Malcolm Mackay's Glasgow
10 March 2017
By Pan Macmillan
Malcolm Mackay, award-winning Scottish crime writer and author of the Glasgow Trilogy, discusses the significance of place in crime fiction.
A man stands in an upstairs bedroom, gun in hand. A body is lying on the bed, the victim with wide unblinking eyes and a trickle of blood down the side of their face. The man turns, slipping the gun into his coat, and leaves the room. Down the stairs and quickly out the back door, into a dark night, nothing visible in the blackness around him. The scene ends.
So what does it matter which city or town he walked into when he walked out of the house? If all of the action was confined to a few rooms of a house, why not place the story in generic city #432 and be done with it? The answer to the value of a setting doesn't lie in the place itself, but in its people. Who was the killer and his victim, and how did they end up becoming who we saw in the first paragraph? Odds are where they came from and where they live have played a role in shaping not only them, but the events of their lives.
The Glasgow of my crime novels has always sat in the background, a minor character but a meaningful presence. This is not a Glasgow of street names and landmarks, a detailed map spun through a novel, but a place of subtle influences on its occupants. The characters that have fascinated me most are typically working class, drawn or pushed into a violent industry and seeking to survive or thrive on the wits instilled by their upbringing and experience. They’re determined, bold, self-deprecating and sly, shaped by their city.
When I wrote the first book in the series my intention was to have characters occupying a world apart from the rest of us, people in organised crime who separated themselves not just from other people but from Glasgow itself. The thing about a vibrant city with a strong culture and identity is that it won’t stay as far back as you want it to, no matter the tale you’re telling. The nature of the criminal world I was writing about was defined by the people and the people were representatives of their culture. Even if you’re not attempting to put the location front and centre, you can’t run away from your setting.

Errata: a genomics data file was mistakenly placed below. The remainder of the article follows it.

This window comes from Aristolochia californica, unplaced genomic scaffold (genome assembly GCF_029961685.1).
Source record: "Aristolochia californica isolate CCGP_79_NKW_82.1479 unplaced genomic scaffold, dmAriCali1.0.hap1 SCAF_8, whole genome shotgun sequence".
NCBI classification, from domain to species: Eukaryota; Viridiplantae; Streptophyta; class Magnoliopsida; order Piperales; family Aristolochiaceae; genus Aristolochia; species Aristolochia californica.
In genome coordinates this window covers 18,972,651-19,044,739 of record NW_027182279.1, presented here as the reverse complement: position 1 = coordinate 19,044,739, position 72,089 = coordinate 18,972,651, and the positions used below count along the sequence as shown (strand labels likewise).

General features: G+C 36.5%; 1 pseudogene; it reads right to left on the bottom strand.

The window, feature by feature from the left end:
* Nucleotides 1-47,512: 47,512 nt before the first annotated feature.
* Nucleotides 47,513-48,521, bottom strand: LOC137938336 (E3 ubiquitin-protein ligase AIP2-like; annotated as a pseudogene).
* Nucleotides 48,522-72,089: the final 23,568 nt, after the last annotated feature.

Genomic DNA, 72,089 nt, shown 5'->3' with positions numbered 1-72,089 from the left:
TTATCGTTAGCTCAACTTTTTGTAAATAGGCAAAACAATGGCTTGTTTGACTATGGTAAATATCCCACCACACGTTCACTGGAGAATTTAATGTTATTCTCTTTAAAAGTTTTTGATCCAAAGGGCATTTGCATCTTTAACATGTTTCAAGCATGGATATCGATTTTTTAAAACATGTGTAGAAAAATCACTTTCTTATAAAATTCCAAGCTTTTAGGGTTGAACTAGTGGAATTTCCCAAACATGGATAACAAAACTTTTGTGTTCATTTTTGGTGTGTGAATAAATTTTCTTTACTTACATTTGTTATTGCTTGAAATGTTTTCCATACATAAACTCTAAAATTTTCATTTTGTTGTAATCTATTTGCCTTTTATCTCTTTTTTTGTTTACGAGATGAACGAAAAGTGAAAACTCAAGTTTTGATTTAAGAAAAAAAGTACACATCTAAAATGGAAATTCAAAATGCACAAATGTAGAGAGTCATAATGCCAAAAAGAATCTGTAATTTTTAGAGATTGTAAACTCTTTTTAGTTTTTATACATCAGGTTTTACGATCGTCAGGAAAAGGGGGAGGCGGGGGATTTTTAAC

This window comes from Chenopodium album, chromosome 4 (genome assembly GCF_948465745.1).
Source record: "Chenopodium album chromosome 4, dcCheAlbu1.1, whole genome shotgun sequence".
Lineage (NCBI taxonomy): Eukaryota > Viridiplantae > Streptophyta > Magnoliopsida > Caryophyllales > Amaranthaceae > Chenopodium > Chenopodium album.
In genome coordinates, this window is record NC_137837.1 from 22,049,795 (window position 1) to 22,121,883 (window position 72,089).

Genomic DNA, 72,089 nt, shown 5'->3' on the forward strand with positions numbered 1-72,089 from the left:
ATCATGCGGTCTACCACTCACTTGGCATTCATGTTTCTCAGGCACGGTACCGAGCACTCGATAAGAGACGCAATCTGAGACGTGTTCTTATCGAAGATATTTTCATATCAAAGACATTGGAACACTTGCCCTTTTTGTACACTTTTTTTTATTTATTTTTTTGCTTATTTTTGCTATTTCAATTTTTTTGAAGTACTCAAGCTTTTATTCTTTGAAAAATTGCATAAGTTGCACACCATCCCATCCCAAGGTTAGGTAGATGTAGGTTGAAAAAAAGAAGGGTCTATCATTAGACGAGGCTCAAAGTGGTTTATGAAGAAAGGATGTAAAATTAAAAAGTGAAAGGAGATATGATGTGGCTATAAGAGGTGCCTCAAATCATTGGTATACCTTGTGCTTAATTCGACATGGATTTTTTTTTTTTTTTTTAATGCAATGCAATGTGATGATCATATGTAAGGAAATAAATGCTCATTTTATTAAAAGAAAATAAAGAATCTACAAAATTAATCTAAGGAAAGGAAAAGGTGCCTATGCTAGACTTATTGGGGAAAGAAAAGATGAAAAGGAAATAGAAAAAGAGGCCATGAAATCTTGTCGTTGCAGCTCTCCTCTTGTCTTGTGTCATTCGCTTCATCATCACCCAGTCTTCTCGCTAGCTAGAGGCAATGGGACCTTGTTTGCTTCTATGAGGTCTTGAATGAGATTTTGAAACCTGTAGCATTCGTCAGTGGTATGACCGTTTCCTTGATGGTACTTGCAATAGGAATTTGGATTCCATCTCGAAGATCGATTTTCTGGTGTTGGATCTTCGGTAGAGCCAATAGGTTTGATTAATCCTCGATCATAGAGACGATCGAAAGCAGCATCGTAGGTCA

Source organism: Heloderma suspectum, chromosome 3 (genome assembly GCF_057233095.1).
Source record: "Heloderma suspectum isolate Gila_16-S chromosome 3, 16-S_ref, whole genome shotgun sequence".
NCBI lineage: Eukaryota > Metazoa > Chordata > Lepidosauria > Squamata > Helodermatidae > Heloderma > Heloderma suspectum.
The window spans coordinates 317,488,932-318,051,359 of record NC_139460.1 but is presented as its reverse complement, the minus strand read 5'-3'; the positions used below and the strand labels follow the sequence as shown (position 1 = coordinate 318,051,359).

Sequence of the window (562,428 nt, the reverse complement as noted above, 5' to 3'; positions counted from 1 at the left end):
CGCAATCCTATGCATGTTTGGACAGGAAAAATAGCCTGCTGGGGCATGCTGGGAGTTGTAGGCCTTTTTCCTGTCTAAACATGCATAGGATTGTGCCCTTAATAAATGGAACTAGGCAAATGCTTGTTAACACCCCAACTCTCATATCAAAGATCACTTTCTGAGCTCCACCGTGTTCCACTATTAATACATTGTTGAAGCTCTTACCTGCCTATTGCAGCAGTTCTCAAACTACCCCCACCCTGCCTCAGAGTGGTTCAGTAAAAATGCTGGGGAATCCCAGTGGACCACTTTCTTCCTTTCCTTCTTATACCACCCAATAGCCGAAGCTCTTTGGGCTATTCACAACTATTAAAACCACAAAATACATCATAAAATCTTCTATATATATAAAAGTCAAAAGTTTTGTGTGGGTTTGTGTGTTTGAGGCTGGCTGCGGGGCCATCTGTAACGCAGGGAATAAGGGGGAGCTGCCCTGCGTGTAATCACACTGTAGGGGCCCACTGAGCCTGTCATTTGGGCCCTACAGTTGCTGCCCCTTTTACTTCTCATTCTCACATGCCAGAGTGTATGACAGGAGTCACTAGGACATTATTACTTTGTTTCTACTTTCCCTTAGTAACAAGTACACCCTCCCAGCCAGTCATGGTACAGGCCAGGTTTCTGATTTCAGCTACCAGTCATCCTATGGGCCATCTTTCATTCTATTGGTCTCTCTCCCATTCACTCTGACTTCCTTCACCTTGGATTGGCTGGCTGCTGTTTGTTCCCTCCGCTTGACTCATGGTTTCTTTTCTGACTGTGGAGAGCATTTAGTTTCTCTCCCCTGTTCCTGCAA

If, on the other hand, you choose to make your setting key to the story it becomes not just a character but a plot point, shaping events and limiting options, dictating what’s plausible and how characters react. A setting is not just the bricks and mortar but the culture that determines how characters choose to behave. That is a setting that requires description, explanation, but not via longwinded examinations of places and their history. Instead a setting is most fluently described through the people that occupy it, how they came to be who they are and the role the place played in making them.
The man with the gun is pulling the trigger because of all the choices made in his life to that point. The choices he had available to him were confined to his surroundings, the people and culture that occupied his small part of the world. The victim too, found his way to that ending by way of a path through the world that helped to make him. One character’s violence and another’s death changes the lives of those who knew them and the spirit of the city they occupied. The city makes the people, and the people make the city.
Malcolm Mackay's latest gripping portrait of gangland Glasgow, For Those Who Know the Ending, is out now.
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